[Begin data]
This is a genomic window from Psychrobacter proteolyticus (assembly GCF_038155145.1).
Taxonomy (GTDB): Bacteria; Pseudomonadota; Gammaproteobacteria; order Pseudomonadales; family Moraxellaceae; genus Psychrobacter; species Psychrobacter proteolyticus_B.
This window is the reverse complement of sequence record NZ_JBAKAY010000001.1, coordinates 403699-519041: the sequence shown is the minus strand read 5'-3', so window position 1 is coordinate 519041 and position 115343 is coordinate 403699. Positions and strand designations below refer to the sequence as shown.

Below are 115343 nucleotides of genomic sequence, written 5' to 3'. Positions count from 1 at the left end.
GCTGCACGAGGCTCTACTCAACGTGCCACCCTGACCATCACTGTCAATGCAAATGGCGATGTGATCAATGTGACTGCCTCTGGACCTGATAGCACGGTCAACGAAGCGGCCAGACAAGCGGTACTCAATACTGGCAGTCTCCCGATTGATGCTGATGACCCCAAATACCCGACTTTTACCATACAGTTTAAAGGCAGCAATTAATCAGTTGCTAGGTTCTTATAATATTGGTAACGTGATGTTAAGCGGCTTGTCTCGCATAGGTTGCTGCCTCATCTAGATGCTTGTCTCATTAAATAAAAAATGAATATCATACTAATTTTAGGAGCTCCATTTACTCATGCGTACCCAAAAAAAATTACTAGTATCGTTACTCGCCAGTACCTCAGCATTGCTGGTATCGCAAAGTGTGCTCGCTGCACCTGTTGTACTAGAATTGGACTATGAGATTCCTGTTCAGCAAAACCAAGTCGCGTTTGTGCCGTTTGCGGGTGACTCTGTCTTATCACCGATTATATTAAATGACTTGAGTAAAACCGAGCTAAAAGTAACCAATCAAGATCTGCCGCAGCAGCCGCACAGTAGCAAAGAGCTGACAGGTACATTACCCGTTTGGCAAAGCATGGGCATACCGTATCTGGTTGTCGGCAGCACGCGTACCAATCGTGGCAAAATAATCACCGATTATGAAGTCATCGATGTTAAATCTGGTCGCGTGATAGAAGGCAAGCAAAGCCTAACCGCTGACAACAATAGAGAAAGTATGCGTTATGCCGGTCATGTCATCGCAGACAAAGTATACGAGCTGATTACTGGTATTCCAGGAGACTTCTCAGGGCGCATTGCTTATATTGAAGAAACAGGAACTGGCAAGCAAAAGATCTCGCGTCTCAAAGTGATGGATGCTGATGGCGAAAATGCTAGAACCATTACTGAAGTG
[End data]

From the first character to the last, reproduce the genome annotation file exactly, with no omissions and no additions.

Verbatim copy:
This is a genomic window from Psychrobacter proteolyticus (assembly GCF_038155145.1).
Taxonomy (GTDB): Bacteria; Pseudomonadota; Gammaproteobacteria; order Pseudomonadales; family Moraxellaceae; genus Psychrobacter; species Psychrobacter proteolyticus_B.
This window is the reverse complement of sequence record NZ_JBAKAY010000001.1, coordinates 403699-519041: the sequence shown is the minus strand read 5'-3', so window position 1 is coordinate 519041 and position 115343 is coordinate 403699. Positions and strand designations below refer to the sequence as shown.

Below are 115343 nucleotides of genomic sequence, written 5' to 3'. Positions count from 1 at the left end.
GCTGCACGAGGCTCTACTCAACGTGCCACCCTGACCATCACTGTCAATGCAAATGGCGATGTGATCAATGTGACTGCCTCTGGACCTGATAGCACGGTCAACGAAGCGGCCAGACAAGCGGTACTCAATACTGGCAGTCTCCCGATTGATGCTGATGACCCCAAATACCCGACTTTTACCATACAGTTTAAAGGCAGCAATTAATCAGTTGCTAGGTTCTTATAATATTGGTAACGTGATGTTAAGCGGCTTGTCTCGCATAGGTTGCTGCCTCATCTAGATGCTTGTCTCATTAAATAAAAAATGAATATCATACTAATTTTAGGAGCTCCATTTACTCATGCGTACCCAAAAAAAATTACTAGTATCGTTACTCGCCAGTACCTCAGCATTGCTGGTATCGCAAAGTGTGCTCGCTGCACCTGTTGTACTAGAATTGGACTATGAGATTCCTGTTCAGCAAAACCAAGTCGCGTTTGTGCCGTTTGCGGGTGACTCTGTCTTATCACCGATTATATTAAATGACTTGAGTAAAACCGAGCTAAAAGTAACCAATCAAGATCTGCCGCAGCAGCCGCACAGTAGCAAAGAGCTGACAGGTACATTACCCGTTTGGCAAAGCATGGGCATACCGTATCTGGTTGTCGGCAGCACGCGTACCAATCGTGGCAAAATAATCACCGATTATGAAGTCATCGATGTTAAATCTGGTCGCGTGATAGAAGGCAAGCAAAGCCTAACCGCTGACAACAATAGAGAAAGTATGCGTTATGCCGGTCATGTCATCGCAGACAAAGTATACGAGCTGATTACTGGTATTCCAGGAGACTTCTCAGGGCGCATTGCTTATATTGAAGAAACAGGAACTGGCAAGCAAAAGATCTCGCGTCTCAAAGTGATGGATGCTGATGGCGAAAATGCTAGAACCATTACTGAAGTG